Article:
In understanding the madness of our entanglement in Iraq I find it helps to reject out of hand everything the administration says and ignore the distorted center of polite opinion maintained by the corporate press, while continually reminding yourself that the point of the occupation is the occupation. For all of the shifting goals and serial failure, what we have, still, is less a war seeking resoultion than a committed government enterprise experiencing cost overruns.
The administration has shown admirable resourcefulness in utilizing its very failures to obscure and further, even now, its intentions. But no matter how much our might has degraded our sense of national responsibility, I suspect that to operate on the premise that regardless of everything we must remain in Iraq to prevent the consequences of our invading Iraq, while refusing to impeach those responsible for this deadly chain of causality, indeed, while so much as an apology to the people of Iraq is absolutely out of the question, a notion for marginal cranks, must come with its own unanticipated consequences.
Dennis goes on to discuss the importance of oil in US calculations on Iraq. The US insists on Shia submission to the Maliki Baghdad government to a far greater extent than it tries to enforce Sunni submission. The reason? Lots of oil in the Shia south. On the one hand I think that the value of Iraq's oil to US interests is exaggerated by many critics of US policy. On the other hand, I sometimes think our leaders share this distorted view.
Still, Dennis makes good points. Bush really does not want to admit making a mistake. Also, a disruption in oil flow of a million barrels per day would cause a large increase in world oil prices. So maybe US policy makers are trying to prevent that. Maybe US policy makers are afraid of the transition phase should the US basically withdraw from Iraq and let the Iraqi factions work out (probably violently) who gets to rule Iraq and get its oil revenue.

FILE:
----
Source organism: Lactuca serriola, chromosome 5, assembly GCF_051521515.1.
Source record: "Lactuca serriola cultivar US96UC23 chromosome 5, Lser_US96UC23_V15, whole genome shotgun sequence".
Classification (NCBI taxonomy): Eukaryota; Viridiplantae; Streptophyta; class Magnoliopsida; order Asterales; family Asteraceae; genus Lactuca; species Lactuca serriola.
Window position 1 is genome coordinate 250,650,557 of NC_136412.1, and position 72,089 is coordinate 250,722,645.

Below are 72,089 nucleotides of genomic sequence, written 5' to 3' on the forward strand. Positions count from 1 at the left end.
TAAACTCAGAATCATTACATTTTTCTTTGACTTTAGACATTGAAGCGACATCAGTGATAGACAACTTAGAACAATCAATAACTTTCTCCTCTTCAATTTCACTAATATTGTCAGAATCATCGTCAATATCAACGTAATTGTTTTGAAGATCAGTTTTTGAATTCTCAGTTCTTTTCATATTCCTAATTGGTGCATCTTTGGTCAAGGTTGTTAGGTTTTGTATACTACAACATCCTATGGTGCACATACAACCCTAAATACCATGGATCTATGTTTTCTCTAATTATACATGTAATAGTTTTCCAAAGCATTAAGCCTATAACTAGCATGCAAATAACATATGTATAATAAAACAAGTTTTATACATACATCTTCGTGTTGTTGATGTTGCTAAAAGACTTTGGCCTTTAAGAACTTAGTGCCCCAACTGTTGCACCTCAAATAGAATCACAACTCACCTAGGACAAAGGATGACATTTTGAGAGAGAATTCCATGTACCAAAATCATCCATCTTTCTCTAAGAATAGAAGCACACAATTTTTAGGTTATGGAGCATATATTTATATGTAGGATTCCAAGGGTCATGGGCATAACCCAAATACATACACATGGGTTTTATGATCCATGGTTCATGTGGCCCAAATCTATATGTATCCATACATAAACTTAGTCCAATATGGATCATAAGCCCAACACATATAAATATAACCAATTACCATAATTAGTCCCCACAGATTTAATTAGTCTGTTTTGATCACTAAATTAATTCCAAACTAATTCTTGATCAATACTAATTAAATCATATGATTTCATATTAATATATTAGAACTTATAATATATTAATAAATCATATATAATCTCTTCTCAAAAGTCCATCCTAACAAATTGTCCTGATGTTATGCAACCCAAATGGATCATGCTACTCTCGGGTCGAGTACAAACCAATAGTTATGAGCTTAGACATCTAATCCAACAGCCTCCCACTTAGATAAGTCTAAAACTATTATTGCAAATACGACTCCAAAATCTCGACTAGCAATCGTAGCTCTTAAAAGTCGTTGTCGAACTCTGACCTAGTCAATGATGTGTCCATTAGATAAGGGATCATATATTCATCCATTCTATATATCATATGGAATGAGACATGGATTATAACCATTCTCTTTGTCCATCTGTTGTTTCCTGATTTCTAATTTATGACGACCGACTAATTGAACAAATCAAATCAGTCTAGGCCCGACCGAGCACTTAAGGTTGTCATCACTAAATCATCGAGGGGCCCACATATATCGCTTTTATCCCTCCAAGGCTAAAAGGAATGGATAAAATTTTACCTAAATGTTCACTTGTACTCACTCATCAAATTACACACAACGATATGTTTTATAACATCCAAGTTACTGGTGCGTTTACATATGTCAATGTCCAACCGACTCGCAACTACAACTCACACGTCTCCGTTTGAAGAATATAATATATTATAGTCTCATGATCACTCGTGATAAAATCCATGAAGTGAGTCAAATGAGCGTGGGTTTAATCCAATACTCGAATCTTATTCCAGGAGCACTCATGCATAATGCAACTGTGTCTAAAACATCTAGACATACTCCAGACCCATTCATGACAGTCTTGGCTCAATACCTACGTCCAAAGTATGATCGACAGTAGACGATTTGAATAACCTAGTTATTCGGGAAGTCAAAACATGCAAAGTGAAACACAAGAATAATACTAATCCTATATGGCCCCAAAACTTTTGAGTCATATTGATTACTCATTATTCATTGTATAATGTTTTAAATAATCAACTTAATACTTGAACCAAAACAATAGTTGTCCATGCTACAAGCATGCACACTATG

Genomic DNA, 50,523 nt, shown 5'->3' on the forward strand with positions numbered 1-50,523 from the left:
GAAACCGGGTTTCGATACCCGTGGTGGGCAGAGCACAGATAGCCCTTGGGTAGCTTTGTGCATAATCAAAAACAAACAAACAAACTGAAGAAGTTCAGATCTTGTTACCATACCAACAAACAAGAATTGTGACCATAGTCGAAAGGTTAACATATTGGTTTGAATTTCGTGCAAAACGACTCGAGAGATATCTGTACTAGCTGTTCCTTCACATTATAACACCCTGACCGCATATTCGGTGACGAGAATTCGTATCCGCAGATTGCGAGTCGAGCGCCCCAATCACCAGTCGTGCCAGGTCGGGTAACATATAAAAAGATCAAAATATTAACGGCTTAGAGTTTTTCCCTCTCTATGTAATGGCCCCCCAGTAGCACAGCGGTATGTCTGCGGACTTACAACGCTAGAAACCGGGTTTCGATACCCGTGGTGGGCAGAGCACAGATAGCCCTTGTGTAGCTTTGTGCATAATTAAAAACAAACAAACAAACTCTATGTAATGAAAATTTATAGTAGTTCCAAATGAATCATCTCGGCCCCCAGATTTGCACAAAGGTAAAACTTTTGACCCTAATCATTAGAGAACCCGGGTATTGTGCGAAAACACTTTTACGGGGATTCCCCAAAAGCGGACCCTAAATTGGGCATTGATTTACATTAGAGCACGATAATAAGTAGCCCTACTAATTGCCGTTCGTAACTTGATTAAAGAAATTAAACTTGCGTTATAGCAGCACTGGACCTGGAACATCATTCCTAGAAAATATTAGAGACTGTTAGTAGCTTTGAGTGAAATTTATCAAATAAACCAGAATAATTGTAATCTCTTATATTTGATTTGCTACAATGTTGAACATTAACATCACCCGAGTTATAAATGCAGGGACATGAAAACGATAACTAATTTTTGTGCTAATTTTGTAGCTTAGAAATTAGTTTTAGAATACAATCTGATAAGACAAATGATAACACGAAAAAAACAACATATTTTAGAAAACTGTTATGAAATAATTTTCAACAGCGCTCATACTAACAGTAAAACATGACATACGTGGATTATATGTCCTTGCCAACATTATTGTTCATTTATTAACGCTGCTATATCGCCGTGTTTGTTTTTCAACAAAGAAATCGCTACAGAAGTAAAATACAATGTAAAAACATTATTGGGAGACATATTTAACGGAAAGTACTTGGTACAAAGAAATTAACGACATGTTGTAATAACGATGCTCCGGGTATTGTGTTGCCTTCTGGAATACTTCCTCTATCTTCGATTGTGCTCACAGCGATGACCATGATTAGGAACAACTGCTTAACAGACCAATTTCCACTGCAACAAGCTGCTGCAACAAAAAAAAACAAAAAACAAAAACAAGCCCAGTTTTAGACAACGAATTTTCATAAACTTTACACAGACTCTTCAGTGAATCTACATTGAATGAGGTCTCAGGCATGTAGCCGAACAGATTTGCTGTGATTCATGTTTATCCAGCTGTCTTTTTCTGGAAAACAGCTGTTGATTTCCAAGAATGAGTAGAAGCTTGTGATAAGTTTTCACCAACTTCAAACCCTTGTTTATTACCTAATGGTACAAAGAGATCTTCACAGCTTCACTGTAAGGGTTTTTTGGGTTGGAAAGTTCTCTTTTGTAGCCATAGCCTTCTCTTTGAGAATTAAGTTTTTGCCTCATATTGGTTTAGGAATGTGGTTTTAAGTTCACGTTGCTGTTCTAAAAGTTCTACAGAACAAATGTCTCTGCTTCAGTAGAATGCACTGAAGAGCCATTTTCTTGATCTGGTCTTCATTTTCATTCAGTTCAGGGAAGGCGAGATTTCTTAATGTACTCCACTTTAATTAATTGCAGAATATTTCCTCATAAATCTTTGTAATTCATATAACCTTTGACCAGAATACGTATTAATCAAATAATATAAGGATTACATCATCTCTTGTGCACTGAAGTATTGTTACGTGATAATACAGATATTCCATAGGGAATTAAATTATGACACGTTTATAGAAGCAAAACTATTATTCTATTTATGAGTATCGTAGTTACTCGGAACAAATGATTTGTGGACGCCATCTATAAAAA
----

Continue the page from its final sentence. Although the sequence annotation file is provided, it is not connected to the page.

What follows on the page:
Steve Sailer admits to being baffled as to why the US supports Maliki and the Badr Brigade against Moqtada al Sadr and his militia given that the Badr Brigade is much closer to our (or at least Israel's) supposed enemy Iran.
So, why are we against Mookie and for Maliki? Possible answers include:
- Mookie wants us to leave Iraq, which makes him anti-American. But the majority of Americans wants America to leave Iraq, so I guess that just means the American people are anti-American, too. It's simple logic.
- The Badr Boys are more middle class, while Sadr's guys are more slummy.
- More Badr Boys than Sadr Slumsters speak English, so that's why we're on their side: we can understand what they're telling us, while Sadr keeps rambling on in that moon man gibberish that people in Iraq seem to speak.
- Badr is weaker than Sadr, so we support them because they need us more, and thus tolerate us more. And, the whole point of our being in Iraq has become our being in Iraq -- we can never leave until we prove that we don't have to leave, because that would show weakness; but we can only prove that we don't have to leave by not leaving. So we are going to be there, roughly, forever. It's simple logic, but Mookie doesn't seem to get it.
Do our policy makers want to prop up Maliki's government because it is (partly) the product of a democratic process? How important is that to them? The US has played Machiavellian intrigue to change Prime Ministers in Baghdad. So it is not like the Iraqi people freely chose the current government. The attempt to achieve democratic legitimacy for US involvement in Iraq is pretty weak.
My guess is the primary reason we are still in Iraq is in order to avoid admitting it was a mistake to invade in the first place. The secondary reason is that our withdrawal might cause a large disruption of oil flow and the ensuing even higher oil prices would cause a world economic recession.
My question: When will the US populace loose patience with our continued burning of wealth and people in the Iraq war?
My second question: Shouldn't we prepare for that potential oil flow disruption upon our withdrawal? Maybe we could lessen the size of the disruption by shifting our support toward that Iraqi Shia patriotic Moqtada al Sadr.
|Share |||By Randall Parker at 2008 April 12 05:32 PM Mideast Iraq Exit Debate|